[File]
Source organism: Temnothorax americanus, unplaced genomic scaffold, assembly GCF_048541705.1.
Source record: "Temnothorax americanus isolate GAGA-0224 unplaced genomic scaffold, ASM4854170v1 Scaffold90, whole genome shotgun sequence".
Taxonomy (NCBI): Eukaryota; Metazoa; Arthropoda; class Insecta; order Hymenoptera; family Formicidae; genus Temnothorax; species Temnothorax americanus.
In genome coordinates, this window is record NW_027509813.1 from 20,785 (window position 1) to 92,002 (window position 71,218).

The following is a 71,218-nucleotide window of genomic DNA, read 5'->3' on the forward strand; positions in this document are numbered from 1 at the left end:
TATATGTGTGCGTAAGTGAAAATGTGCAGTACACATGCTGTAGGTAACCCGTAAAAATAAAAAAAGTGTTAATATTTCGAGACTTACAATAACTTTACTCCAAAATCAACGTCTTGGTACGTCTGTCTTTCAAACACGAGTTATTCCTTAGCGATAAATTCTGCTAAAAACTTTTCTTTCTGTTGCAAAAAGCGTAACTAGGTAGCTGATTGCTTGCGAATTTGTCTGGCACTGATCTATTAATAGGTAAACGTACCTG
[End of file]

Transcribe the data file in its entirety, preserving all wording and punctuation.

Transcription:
Source organism: Temnothorax americanus, unplaced genomic scaffold, assembly GCF_048541705.1.
Source record: "Temnothorax americanus isolate GAGA-0224 unplaced genomic scaffold, ASM4854170v1 Scaffold90, whole genome shotgun sequence".
Taxonomy (NCBI): Eukaryota; Metazoa; Arthropoda; class Insecta; order Hymenoptera; family Formicidae; genus Temnothorax; species Temnothorax americanus.
In genome coordinates, this window is record NW_027509813.1 from 20,785 (window position 1) to 92,002 (window position 71,218).

The following is a 71,218-nucleotide window of genomic DNA, read 5'->3' on the forward strand; positions in this document are numbered from 1 at the left end:
TATATGTGTGCGTAAGTGAAAATGTGCAGTACACATGCTGTAGGTAACCCGTAAAAATAAAAAAAGTGTTAATATTTCGAGACTTACAATAACTTTACTCCAAAATCAACGTCTTGGTACGTCTGTCTTTCAAACACGAGTTATTCCTTAGCGATAAATTCTGCTAAAAACTTTTCTTTCTGTTGCAAAAAGCGTAACTAGGTAGCTGATTGCTTGCGAATTTGTCTGGCACTGATCTATTAATAGGTAAACGTACCTG